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Debate runs deep

Depending on whom you ask, drilling for natural gas in New York using a method known as hydraulic fracturing is either the answer to the state’s financial woes-or the end of life on Earth as we know it.
 
An estimated 7.5 trillion to 9.5 trillion cubic feet of gas is contained underground in an 18,700-square-mile portion of the state known as the Marcellus Shale. Proponents of drilling for the gas say it could translate into nearly 40,000 new jobs and an additional $600 million in local, state and federal taxes in New York. One report estimates the value of potential activity at $1.89 billion in 2015.
 
Critics charge that drilling for the gas and transporting wastewater are threats to the environment that will be felt for generations. The procedures will poison drinking water, cause noise and air pollution and fill rivers, lakes and streams with chemicals, harming fish and wildlife, they claim.
 
This is the first of an ongoing series of articles on the natural gas industry in New York and its interests in the Marcellus Shale.
 
"The anti-drilling folks (say) the drillers are going to be drilling in the New York City watershed and it’s going to pollute all the water for 15 million people," said Robert Poreda, a professor of earth and environmental sciences at the University of Rochester and an oil, gas and hydrologic consultant.
 
"On the other hand, the drillers and the oil companies point to exploration in the Williston Basin in North Dakota and West Texas, where there are more cows than people and the geology is very simple and 99.9 percent of the time there’s not going to be a problem."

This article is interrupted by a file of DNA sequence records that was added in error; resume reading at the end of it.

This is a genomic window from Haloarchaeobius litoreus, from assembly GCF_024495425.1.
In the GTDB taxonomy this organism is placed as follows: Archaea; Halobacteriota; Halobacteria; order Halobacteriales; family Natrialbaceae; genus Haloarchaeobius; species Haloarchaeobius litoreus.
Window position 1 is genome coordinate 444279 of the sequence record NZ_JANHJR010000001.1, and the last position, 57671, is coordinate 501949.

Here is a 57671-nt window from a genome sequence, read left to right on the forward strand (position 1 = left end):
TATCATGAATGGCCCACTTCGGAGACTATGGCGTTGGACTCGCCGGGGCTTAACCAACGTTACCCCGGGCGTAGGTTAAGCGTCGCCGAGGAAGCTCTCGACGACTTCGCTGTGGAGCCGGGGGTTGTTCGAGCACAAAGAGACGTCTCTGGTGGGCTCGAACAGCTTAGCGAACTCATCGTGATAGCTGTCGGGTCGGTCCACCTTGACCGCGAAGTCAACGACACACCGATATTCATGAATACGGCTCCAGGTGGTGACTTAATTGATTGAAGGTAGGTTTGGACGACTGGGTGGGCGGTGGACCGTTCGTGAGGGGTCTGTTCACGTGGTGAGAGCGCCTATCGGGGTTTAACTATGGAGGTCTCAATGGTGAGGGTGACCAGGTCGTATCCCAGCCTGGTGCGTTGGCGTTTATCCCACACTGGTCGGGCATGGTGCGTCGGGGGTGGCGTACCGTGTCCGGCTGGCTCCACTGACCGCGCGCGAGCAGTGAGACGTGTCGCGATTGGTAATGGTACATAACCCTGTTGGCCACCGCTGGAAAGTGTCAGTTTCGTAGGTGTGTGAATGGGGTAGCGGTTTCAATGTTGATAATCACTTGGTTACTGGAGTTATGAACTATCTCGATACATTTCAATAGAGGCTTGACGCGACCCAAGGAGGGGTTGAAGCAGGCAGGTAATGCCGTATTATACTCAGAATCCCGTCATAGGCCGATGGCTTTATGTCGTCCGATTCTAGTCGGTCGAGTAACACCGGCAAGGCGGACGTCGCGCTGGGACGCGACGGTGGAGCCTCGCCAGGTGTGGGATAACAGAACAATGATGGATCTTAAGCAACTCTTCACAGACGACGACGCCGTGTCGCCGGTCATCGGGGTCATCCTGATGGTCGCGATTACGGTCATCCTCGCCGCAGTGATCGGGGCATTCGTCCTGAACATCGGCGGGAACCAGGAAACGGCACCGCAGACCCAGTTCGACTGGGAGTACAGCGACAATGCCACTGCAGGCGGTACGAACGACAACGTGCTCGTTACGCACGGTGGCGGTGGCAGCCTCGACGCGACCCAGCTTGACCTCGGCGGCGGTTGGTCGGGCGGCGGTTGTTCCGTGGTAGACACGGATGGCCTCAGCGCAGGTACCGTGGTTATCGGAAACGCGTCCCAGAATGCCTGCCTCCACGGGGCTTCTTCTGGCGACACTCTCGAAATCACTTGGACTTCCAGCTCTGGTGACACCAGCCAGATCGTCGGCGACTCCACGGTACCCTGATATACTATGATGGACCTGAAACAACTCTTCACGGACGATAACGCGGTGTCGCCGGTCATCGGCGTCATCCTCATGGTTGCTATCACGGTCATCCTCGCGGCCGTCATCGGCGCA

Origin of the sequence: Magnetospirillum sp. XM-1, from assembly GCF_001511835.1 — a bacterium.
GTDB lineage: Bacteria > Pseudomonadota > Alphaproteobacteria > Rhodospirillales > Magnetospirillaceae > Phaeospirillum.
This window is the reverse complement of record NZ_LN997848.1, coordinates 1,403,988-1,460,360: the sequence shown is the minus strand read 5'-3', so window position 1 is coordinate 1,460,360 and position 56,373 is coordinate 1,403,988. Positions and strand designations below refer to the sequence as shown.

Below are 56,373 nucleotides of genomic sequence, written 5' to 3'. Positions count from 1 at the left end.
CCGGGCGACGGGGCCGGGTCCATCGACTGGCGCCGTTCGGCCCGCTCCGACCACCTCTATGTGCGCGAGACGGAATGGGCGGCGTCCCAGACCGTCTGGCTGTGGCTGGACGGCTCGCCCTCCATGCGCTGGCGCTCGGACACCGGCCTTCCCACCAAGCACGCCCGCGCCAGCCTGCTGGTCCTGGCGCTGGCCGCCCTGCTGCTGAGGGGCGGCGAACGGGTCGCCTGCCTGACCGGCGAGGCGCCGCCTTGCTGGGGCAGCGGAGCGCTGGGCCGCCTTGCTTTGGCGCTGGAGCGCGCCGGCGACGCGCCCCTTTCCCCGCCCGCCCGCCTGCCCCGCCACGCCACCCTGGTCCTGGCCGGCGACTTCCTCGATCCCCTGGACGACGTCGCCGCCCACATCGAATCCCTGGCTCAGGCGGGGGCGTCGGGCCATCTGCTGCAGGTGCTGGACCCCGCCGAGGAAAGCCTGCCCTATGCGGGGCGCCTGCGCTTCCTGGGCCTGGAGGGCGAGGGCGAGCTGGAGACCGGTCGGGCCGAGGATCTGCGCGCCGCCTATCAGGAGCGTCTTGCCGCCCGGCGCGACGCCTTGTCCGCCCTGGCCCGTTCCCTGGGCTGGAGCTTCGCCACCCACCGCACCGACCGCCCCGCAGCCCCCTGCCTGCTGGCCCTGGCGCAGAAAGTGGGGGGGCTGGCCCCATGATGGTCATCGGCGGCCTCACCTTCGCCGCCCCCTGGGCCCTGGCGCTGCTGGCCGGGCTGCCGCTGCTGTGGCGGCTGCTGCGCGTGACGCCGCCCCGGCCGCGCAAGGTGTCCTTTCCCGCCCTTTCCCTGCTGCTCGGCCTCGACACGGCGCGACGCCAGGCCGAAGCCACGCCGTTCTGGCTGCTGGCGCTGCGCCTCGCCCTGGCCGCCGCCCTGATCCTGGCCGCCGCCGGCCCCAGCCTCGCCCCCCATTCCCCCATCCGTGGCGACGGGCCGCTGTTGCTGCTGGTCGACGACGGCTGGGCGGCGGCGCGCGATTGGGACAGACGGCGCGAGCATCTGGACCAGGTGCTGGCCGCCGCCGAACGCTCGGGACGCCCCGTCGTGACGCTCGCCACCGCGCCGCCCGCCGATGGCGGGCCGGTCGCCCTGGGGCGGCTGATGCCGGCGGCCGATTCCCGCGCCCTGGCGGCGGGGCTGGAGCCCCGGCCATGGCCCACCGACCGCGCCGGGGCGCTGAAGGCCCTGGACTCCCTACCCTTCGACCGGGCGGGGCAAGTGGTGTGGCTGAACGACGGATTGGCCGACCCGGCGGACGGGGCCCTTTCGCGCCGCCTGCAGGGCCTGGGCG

And somewhere in the vast in-between: a gray area of risk versus reward.
 
"It’s much like a polarized political debate," Poreda said. "It’s not black and white."
 
Hydraulic fracturing, commonly known as hydrofracking or simply fracking, has been in commercial use since the late 1940s. An American innovation, the practice involves pumping millions of gallons of water, sand and chemicals into underground rock formations to extract natural gas. When it is used with horizontal drilling, the well shaft is drilled vertically but turned horizontally when it reaches the shale rock level, as far as 10,000 feet below the surface. The pressure in the well fractures the surrounding shale, and natural gas flows from fissures in the rock into the well.
 
After the gas flows out of the well, it is stored in tanks and piped to market. The water and chemicals used to release it come back up, too. While methods of handling wastewater vary, generally it is stored in open pits and then trucked to a treatment plant.
 
Portions of the Southern Tier and Finger Lakes regions lie in the Marcellus Shale formation, which extends into parts of Pennsylvania, Ohio, New Jersey, Maryland, West Virginia and Virginia. Rochester lies just north of the shale; the city’s water supply in Hemlock and Canadice lakes is atop the Marcellus and Utica shales.
 
"Everybody is talking about hydrofracturing. The issue isn’t about hydrofracturing. It’s about supporting indigenous supplies of gas in New York State or not," said Brad Gill, executive director of the Independent Oil & Gas Association of New York.
 
"This is nothing new. It’s really bigger than hydrofracturing. It’s should we be drilling for natural gas or not, because hydrofracturing is just one component of it. Without (it), there is no exploring for natural gas. … It’s the one complaint about our drilling process that has been most misunderstood and feared by the public."